Terabitha author named new children’s reading ambassador
We have a National Ambassador for Young People’s Literature? Well, we do — and now we have a new one: Katherine Paterson, the author of 15 novels for young adults, including the classic, much-banned Bridge to Terabitha.
Paterson was installed as ambassador this morning by James H. Billington, the Librarian of Congress, according to Publishers Weekly. She takes over from popular children’s writer Jon Scieszka (The Stinky Cheese Man and Other Fairly Stupid Tales), who was the first to hold the position.
“She’s a spectacular choice,” said Scieszka, who made 300 appearances during his two-year tenure. His books make kids laugh, he said, while Paterson’s make them cry. “It shows people the range of children’s books.”
The post of National Ambassador for Young People’s Reading was cooked up by those clever people at the Library of Congress, the Children’s Book Council and the Library of Congress’s Center for the Book. The idea is to raise awareness of children’s literature and its role in fostering lifetime reading.
A more distinguished selection than Paterson can hardly be imagined. At 77 she’s a two-time National Book Award winner, a two-time Newbery Medal winner, with many other honors and prizes to her credit, including a 2006 Astrid Lindgren Award for Lifetime Achievement. She’s already a longtime advocate for reading, serving as vice-president of the National Children’s Book and Literary Alliance.
“Katherine Paterson represents the finest in literature for young people,” said Billington. “Her renown is national as well as international, and she will most ably fulfill the role of a national ambassador who speaks to the importance of reading and literacy in the lives of America’s youth.”
I’m sorry to say that I haven’t read Paterson, known for writing about difficult subjects — death, for example — that blue noses consider unfit for young audiences. Her work is frequently challenged. Terabitha, for example, is No. 8 on the American Library Association’s list of the 100 Most Frequently Challenged Books for the decade 1990-2000.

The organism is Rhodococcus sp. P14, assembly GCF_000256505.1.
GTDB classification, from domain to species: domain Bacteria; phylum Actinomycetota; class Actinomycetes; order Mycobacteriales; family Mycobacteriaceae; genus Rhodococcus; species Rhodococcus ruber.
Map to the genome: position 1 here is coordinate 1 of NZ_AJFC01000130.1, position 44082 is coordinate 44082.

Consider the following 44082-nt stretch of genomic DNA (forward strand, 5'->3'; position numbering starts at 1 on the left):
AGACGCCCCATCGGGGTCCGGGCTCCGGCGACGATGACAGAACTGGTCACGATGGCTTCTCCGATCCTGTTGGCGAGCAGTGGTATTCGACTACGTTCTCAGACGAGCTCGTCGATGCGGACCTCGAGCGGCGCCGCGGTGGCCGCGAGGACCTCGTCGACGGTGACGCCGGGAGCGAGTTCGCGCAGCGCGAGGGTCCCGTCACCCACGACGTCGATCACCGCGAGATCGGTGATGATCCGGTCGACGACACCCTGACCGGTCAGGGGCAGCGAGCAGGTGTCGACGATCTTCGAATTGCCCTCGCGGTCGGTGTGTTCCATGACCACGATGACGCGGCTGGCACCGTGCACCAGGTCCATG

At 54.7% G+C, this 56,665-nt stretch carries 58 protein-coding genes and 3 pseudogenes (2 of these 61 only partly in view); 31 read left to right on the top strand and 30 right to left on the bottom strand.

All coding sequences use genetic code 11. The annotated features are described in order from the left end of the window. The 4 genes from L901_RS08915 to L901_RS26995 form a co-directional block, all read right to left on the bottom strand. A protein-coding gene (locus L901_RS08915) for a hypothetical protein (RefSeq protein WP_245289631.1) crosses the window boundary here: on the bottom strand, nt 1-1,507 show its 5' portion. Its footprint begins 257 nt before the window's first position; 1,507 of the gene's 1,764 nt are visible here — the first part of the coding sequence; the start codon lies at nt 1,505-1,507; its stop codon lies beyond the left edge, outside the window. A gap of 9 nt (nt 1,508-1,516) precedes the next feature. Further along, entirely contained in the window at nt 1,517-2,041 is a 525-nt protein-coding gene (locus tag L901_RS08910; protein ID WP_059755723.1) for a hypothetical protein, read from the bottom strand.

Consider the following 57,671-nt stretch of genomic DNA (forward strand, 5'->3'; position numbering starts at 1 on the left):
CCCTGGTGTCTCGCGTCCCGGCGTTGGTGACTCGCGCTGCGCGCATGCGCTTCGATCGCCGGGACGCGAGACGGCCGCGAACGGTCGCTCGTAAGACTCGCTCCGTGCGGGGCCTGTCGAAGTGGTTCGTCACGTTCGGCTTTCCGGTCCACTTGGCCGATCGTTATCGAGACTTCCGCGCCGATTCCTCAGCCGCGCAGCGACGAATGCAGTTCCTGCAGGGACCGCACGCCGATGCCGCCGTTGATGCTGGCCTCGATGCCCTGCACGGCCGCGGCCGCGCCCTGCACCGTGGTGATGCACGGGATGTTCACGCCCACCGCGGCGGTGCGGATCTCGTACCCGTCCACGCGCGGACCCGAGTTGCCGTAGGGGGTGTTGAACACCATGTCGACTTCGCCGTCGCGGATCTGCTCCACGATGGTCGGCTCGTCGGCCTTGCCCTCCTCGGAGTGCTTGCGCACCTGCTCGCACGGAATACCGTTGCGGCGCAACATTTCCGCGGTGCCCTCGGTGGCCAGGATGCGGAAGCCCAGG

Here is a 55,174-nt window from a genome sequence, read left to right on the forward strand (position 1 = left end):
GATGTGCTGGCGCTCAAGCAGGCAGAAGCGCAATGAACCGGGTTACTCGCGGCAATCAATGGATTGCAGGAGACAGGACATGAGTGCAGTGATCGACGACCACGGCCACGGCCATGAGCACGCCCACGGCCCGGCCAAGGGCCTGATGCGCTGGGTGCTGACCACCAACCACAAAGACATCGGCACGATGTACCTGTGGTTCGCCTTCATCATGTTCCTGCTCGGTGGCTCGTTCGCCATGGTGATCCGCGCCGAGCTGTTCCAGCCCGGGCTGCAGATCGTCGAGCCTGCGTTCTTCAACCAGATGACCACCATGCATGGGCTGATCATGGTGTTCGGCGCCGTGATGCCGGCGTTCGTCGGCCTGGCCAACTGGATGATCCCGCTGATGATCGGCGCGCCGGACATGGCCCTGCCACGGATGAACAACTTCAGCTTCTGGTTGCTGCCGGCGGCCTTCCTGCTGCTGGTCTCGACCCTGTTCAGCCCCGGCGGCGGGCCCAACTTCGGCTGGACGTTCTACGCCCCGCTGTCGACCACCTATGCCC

To me, that’s a strong recommendation. So is the love my children have for Terabitha. All three refuse to see the 2007 movie version, starring Zooey Deschanel, because they don’t want their memories and impressions of the book sullied. (They haven’t seen any of the Harry Potter movies, either).
Scieszka, whose theme as ambassador is “reaching reluctant readers,” will continue making appearances. When he gives out a recommended reading list, for example, publishers see a jump in sales, says Robin Adelson, executive director of the Children’s Book Council and Every Child a Reader. “It does mean people are paying attention.”
Paterson’s theme will be “read for life.”
“This selection exemplifies the spectacular and diverse pool of talented authors who are writing for children in this country and denotes the breadth and strength of this program,” said Adelson. “Jon and Katherine have exceedingly different writing styles, yet they are able to captivate and connect with their respective readers in an equally magical way.”
Too many kids don’t think think of reading as fun, Adelson adds. “We need them to realize it is.”
Amen. I’ve long contended that reading is a useless activity aside from pleasure. I once wrote up my list of secrets for getting kids to read, which I will try to find for your edification (or derision, as the case may be). Meanwhile, how do — or did — you encourage your children to become readers?